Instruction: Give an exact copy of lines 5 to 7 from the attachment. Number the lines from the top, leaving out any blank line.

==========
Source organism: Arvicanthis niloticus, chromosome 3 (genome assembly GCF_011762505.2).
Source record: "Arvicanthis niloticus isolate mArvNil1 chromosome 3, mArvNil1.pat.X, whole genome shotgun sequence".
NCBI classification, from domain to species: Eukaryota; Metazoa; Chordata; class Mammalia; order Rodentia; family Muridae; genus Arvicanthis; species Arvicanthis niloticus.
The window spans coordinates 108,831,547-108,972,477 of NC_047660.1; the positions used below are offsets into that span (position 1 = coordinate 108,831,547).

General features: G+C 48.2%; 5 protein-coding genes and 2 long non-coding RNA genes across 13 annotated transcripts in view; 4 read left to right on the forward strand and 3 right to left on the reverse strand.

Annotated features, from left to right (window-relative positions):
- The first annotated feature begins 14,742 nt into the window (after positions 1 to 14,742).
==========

General features: G+C 48.2%; 5 protein-coding genes and 2 long non-coding RNA genes across 13 annotated transcripts in view; 4 read left to right on the forward strand and 3 right to left on the reverse strand.

Annotated features, from left to right (window-relative positions):
- The first annotated feature begins 14,742 nt into the window (after positions 1 to 14,742).